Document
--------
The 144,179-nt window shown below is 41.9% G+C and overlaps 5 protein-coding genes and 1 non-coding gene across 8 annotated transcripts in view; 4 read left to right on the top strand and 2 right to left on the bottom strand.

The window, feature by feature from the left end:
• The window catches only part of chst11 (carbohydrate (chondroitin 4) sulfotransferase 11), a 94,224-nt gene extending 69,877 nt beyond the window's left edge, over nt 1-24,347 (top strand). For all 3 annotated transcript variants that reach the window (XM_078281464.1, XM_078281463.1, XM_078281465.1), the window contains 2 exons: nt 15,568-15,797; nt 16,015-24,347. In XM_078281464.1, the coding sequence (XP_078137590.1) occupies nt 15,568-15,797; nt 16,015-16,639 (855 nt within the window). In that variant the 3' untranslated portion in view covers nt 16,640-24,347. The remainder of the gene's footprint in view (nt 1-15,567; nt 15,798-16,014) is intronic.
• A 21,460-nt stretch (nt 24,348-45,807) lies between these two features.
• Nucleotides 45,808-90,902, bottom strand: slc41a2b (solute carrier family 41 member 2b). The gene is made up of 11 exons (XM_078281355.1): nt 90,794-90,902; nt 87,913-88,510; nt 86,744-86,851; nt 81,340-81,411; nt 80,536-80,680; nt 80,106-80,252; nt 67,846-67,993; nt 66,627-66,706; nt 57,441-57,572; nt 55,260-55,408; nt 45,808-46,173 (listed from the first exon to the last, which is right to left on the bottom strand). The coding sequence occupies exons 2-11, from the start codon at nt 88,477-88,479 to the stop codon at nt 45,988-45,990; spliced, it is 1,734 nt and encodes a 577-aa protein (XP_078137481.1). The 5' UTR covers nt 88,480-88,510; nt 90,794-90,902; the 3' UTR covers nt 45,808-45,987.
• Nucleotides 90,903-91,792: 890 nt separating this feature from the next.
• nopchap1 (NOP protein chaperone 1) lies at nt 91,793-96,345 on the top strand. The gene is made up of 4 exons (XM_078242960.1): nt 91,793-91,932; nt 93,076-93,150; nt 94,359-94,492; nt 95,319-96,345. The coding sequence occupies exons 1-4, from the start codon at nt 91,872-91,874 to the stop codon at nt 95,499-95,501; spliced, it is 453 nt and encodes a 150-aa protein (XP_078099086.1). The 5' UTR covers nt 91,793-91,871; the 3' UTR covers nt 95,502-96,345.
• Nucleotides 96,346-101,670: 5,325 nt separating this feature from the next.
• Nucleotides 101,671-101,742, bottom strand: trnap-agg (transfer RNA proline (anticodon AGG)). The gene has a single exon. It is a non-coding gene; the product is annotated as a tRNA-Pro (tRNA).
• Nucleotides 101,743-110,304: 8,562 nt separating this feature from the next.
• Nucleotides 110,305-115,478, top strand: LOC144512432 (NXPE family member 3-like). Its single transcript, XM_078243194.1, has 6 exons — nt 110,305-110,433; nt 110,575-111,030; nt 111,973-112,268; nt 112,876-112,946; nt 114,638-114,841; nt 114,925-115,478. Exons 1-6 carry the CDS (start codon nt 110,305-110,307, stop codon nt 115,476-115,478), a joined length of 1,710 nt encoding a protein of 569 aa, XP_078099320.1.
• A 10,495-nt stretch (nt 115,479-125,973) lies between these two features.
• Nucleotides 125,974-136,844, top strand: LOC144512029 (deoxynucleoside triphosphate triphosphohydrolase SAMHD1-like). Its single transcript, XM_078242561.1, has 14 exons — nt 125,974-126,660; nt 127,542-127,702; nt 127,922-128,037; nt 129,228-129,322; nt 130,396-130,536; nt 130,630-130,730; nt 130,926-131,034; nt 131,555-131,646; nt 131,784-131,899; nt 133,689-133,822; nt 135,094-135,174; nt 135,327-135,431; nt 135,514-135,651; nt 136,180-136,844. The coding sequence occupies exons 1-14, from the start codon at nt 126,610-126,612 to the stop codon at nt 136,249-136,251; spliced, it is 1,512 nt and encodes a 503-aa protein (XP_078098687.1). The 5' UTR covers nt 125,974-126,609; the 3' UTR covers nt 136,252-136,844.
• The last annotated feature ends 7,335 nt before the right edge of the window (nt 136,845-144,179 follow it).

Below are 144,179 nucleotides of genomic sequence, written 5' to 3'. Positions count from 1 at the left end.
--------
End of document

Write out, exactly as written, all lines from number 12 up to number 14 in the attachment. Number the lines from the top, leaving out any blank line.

• A 10,495-nt stretch (nt 115,479-125,973) lies between these two features.
• Nucleotides 125,974-136,844, top strand: LOC144512029 (deoxynucleoside triphosphate triphosphohydrolase SAMHD1-like). Its single transcript, XM_078242561.1, has 14 exons — nt 125,974-126,660; nt 127,542-127,702; nt 127,922-128,037; nt 129,228-129,322; nt 130,396-130,536; nt 130,630-130,730; nt 130,926-131,034; nt 131,555-131,646; nt 131,784-131,899; nt 133,689-133,822; nt 135,094-135,174; nt 135,327-135,431; nt 135,514-135,651; nt 136,180-136,844. The coding sequence occupies exons 1-14, from the start codon at nt 126,610-126,612 to the stop codon at nt 136,249-136,251; spliced, it is 1,512 nt and encodes a 503-aa protein (XP_078098687.1). The 5' UTR covers nt 125,974-126,609; the 3' UTR covers nt 136,252-136,844.
• The last annotated feature ends 7,335 nt before the right edge of the window (nt 136,845-144,179 follow it).